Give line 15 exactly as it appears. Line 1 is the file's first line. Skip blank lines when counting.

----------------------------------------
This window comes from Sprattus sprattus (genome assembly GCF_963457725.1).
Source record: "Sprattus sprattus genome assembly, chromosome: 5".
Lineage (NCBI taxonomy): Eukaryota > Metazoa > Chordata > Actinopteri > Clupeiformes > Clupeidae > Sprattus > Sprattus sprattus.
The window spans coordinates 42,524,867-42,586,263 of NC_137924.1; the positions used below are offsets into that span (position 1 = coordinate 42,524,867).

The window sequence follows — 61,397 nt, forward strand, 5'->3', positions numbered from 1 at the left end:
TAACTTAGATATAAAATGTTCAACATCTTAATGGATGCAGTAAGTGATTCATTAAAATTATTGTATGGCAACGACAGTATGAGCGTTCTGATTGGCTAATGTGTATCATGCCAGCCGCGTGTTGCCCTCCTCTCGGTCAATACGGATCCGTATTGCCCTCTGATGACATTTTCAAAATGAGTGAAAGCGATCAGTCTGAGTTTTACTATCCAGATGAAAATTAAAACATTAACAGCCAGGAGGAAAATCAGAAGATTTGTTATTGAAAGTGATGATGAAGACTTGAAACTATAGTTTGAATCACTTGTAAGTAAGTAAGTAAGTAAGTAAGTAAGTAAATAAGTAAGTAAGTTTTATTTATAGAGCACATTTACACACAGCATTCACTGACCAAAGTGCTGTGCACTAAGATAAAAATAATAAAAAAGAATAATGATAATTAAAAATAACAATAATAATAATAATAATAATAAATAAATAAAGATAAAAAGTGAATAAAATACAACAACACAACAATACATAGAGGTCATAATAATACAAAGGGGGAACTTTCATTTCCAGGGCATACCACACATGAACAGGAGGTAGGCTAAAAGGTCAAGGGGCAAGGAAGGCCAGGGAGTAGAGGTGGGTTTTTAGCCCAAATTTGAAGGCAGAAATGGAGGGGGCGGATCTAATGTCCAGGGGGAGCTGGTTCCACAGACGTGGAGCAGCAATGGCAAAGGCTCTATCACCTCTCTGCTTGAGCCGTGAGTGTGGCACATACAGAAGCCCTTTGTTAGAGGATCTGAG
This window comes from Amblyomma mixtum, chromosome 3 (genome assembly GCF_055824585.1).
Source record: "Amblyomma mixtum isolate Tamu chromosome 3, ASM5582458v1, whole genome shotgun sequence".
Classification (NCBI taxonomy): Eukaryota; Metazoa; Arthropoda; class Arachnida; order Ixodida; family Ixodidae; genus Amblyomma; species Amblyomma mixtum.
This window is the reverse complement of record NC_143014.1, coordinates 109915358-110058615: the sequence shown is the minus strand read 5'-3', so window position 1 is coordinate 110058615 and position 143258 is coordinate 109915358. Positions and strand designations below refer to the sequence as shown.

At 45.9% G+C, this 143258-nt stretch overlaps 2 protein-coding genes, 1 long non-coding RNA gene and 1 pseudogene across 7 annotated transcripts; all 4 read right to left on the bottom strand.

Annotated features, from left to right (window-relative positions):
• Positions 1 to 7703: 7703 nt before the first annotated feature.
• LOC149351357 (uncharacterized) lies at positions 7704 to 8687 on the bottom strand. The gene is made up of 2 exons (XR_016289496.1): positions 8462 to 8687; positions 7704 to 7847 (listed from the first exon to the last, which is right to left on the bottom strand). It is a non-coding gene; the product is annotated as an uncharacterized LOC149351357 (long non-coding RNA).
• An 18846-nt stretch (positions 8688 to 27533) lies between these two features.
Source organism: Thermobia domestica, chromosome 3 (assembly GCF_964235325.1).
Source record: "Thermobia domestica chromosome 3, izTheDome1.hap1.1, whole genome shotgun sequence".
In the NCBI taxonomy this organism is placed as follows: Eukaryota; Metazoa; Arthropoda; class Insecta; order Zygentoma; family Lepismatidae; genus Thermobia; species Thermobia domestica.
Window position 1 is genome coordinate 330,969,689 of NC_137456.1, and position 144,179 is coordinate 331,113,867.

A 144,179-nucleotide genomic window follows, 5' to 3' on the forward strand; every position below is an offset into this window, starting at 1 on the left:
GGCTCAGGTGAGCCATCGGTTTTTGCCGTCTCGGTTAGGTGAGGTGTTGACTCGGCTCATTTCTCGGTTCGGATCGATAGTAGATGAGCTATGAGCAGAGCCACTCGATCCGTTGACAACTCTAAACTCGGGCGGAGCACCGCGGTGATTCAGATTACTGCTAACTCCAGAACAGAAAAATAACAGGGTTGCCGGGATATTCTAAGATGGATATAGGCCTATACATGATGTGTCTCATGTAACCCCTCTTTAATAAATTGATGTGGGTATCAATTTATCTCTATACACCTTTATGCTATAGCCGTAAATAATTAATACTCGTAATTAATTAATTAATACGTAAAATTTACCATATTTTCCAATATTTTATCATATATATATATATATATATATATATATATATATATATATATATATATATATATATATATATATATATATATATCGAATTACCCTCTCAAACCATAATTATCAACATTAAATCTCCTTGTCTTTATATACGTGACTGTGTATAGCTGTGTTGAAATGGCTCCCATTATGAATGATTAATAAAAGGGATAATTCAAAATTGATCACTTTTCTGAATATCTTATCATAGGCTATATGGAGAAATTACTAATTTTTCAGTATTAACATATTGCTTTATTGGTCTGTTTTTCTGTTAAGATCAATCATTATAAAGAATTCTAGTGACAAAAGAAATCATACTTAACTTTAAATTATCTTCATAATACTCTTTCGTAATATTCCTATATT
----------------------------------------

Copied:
• An 18846-nt stretch (positions 8688 to 27533) lies between these two features.